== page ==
You cannot step twice into the same river, for other waters are continually flowing in. – Heraclitus
As we move to cloud-based platforms – and Everything-as-a-Service models – changes are no longer occurring once a year or quarter, as they used to occur in the past. Today, vendors make changes to their solutions often – sometimes many times in a single day!
The technology environment you walk into when you come to work may not be the same one you leave at the end of the day. Solutions, functionalities, fixes etc. are flowing in and out all day…..
In these fast moving rapids, CIOs need to become masters of change and understand the nuances of change management. Otherwise, the speed of digital transformation is likely to consume all their efforts in a losing cause.
At the October 2018 Gartner Symposium in Orlando – one of the largest gatherings of CIOs – Change and Culture were two of the main themes.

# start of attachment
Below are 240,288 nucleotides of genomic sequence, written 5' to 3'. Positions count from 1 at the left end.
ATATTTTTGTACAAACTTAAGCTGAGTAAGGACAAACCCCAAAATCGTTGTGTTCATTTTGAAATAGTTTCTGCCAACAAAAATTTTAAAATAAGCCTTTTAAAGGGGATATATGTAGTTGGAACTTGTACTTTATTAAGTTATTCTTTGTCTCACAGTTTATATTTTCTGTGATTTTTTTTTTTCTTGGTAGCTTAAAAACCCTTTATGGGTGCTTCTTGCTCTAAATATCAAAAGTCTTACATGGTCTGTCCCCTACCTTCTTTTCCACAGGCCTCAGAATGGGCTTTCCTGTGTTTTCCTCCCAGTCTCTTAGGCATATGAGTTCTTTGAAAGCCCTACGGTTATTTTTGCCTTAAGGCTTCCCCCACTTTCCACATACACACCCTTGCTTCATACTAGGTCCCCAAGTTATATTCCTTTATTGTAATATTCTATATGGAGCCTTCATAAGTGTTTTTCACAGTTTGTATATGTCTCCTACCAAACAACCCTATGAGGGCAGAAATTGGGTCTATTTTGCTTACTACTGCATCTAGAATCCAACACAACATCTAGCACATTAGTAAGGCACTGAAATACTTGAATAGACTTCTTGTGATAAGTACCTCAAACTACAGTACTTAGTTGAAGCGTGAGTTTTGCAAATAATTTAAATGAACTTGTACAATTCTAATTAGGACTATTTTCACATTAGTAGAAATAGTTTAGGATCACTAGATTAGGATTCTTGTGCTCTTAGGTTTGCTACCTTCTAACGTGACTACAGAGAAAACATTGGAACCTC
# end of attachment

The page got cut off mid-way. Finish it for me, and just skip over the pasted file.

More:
Gartner even coined a new paradigm that they call ContinuousNext. Here, the gaps that once allowed us to assimilate and consolidate before moving to the next change – have vanished!
We are now in a perpetual, high-velocity change cycle, and ContinuousNext seeks to position organizations to foster perpetual innovation, change, integration and delivery.
In 2018, an astonishing 62% of companies have a major digital transformation project underway. This is the new paradigm. As a result, Change Elasticity for the ordinary user or customer may soon be at a breaking point.
At a keynote at the Symposium, Ginni Rometty, the IBM CEO, confessed that managing change remains one of her highest priorities and one of her biggest challenges.